I did manage to process some of our plums in January. We had so many, all ready at the same time, so we halved and froze some for later, ate a great deal and used the rest for jam and plum wine.
The left-hand image above shows this year’s batch of plum wine directly after the first racking off. Prior to that I’d fast-fermented the must on the skins for the first few days, to bring through a little of the red colour – the plums themselves are yellow-fleshed.
We also opened a bottle of our plum wine from 2010 – we tend to forget that we have bottles of fruit wine in our cellar. It was actually not bad!
Fiery Plum and Habanero Jam
The jam was basically just plums, sugar and habanero pepper. I had to keep tasting the jam as I went along to ensure it was hot enough (but not too hot!); I added more habanero as it cooked. It turned out really well.
It’s very rich in flavour and ideal either just as jam, or added to casseroles or curries to give them an extra zing. It’s also good with cold meats and cheeses. Nice and spicy! I love the taste of habanero.
Well, there’s a sad tale to tell about Molly (it has a happy ending, though). I’ll have to write up what happened in a separate blog or I’ll never get this posted.
I’ll finish with a photo of a couple of my dahlias. They are very pretty… this photo was taken a week or two ago, they don’t look so perky today, due to the lack of rain.
It seems ages since I’ve posted anything. February has been so busy and now that it’s almost over, I can’t think where the days went to. The sun is rising noticeably later and setting noticeably earlier. The temperature range is still in the high 20s to low 30s Celsius, but there is the ‘smell’ of Autumn in the air. It has been extremely humid, and almost unbearable for sleeping at night. During the hottest parts of the day I still stay inside where it’s shady and much cooler.
The maize in the paddock next door has dried to a pale golden colour and rattles in the wind. The days are loud with the clicking of cicadas, and the nights with the more musical chirping of black field crickets.
Much has been happening in the garden, including our banana flowering for the first time, tomatoes, tomatoes and more tomatoes, and a very good crop of garlic. It’s been extremely dry, and sadly, I fear that some of the newer small shrubs may have been lost – many are looking very dry and shriveled up and it’s just about impossible to water them as the earth has become so dry and hard. Large cracks are spreading in some places, and there are many patches where the grass has completely dried off. The pumpkins and squashes are dying back and we’ve given up on our zucchinis. There have been just too many of them.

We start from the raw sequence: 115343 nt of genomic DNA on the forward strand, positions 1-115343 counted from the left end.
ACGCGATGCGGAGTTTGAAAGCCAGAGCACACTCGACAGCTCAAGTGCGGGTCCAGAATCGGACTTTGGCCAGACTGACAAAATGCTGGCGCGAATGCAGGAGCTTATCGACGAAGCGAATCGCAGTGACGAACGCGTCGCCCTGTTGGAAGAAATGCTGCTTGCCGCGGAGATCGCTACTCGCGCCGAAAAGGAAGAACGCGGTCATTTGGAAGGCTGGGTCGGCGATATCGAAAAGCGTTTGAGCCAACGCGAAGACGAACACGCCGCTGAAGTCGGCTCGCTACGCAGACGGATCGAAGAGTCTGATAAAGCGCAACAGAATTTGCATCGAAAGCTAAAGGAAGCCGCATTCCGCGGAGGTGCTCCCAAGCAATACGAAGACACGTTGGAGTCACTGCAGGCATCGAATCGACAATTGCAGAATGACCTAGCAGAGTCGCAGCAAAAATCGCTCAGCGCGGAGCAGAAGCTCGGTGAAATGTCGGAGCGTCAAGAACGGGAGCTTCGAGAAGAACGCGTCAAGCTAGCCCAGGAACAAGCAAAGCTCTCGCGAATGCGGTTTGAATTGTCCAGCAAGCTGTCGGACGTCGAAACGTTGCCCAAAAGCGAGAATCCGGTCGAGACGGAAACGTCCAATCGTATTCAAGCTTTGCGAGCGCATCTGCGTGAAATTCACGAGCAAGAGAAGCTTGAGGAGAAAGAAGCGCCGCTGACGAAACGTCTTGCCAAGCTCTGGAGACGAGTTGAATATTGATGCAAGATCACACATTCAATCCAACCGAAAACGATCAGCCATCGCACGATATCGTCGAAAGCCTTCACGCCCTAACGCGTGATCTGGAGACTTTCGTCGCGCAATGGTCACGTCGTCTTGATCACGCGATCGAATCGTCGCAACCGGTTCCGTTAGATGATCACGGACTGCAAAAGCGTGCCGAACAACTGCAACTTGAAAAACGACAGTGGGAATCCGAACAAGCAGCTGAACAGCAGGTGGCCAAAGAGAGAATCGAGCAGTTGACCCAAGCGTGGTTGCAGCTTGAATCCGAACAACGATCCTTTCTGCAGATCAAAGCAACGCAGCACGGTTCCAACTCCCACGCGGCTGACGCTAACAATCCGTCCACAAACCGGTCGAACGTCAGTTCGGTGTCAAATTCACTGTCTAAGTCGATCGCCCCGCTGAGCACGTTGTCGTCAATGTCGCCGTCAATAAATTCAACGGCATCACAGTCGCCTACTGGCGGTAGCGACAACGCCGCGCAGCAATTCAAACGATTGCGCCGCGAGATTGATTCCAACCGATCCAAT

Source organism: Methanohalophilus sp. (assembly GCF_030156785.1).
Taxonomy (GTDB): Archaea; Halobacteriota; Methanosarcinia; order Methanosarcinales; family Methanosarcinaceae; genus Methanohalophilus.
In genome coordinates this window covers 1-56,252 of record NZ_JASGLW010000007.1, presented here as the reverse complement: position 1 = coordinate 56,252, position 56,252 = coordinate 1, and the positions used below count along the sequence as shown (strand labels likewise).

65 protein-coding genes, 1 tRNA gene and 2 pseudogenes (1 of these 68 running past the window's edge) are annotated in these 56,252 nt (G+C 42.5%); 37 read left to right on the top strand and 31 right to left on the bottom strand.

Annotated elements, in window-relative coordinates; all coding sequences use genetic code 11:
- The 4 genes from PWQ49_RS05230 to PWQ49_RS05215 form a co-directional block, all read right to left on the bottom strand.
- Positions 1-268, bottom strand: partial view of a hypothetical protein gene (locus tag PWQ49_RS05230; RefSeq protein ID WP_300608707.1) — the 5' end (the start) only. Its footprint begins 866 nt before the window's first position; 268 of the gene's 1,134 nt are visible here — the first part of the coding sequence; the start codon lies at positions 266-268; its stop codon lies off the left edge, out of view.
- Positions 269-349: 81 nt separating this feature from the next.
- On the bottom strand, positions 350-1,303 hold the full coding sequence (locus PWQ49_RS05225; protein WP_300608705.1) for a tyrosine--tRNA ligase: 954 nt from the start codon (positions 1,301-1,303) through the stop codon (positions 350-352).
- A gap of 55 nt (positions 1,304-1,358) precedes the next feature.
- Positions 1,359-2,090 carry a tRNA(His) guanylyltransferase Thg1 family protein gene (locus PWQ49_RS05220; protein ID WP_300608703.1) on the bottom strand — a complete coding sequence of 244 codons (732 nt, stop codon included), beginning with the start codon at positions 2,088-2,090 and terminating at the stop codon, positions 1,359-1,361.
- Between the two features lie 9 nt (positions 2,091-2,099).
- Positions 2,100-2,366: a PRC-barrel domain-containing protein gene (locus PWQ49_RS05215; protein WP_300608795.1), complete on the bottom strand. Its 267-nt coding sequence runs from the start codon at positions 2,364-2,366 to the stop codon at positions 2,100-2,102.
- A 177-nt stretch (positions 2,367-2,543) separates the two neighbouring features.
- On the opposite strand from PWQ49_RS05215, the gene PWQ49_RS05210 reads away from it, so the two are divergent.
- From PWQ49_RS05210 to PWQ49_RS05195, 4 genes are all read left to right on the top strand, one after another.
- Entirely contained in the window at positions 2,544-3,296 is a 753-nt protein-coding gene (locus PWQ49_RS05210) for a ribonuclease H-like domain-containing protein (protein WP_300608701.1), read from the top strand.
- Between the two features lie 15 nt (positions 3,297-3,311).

In the vegetable garden, our best crops at the moment are basil, peas, silver beet, the last tomatoes, beetroot and chilli peppers. We have a new batch of scarlet runners that look pretty healthy and the passion fruit are dropping from the vine. I am always amazed at how lushly basil grows, even when it’s so dry.
Banana ‘Mons Mari’
The most exciting development has been our banana ‘Mons Mari‘ flowering for the very first time. I observed the very first spike of purple (which was the beginning of the flower stalk) on Monday 03 February.
This plant has been in our garden since April 2011 – I realise now that we didn’t plant it in a very good place – it’s exposed to the wind from the North and is also in very poor soil.
The flower stalk appears out of the centre once the plant is fully grown, hanging down as the flower develops. The male flower develops at the end of the flower stalk creating a bell, with the female flowers spiralling around the stem.
Nevertheless, it has produced an amazing flower stalk of small bananas with more still forming. We counted 170 the last time we checked – and remarkably this is only 3 weeks or so since the flower first appeared.
We’ve had so many tomatoes that I couldn’t keep up with picking them. The most successful have been the heirloom varieties, ‘Cherokee Purple‘, ‘Black Krim‘ and ‘Black from Tula‘, and the cherry tomato, ‘Suncherry’.
The latter have been dropping to the ground like berries and to be honest, we haven’t kept up with them. I also grew ‘Bloody Butcher‘ and this was a very nice, smaller tomato, but nothing really beats the taste of the big beauties. Some of the tomatoes were tunneled into by caterpillars, but not too badly. And this year all have ripened, so I won’t be making any Green Tomato Chutney.
I’ve ended up turning just about all the excess tomatoes (and there have been kilos of them!) into tomato concentrate and tomato sauces. I’m really pleased with a couple of recipes, so will post these in the near future.
This year is the first time I’ve tired making tomato concentrate. I tried two recipes – a plain one and a Greek version. The taste of both, compared with the tomato paste you can purchase commercially, is far superior. Sweet, tangy, fragrant and rich with the flavour of tomatoes that have been ripening in the sun.
I’ve grown garlic for three years now at South Head and this is the best crop I’ve harvested. There are more than 30 bulbs, a few of which I’ve left in the ground to mature a little longer.
I’ve read that garlic grows to its own conditions, which means that each year, if you use cloves from your own crop, the results will be better. I love it that I can grow enough garlic to last an entire year. We were literally turning the last of our 2013 garlic cloves into paste on the same day as we lifted the first bulb for 2014.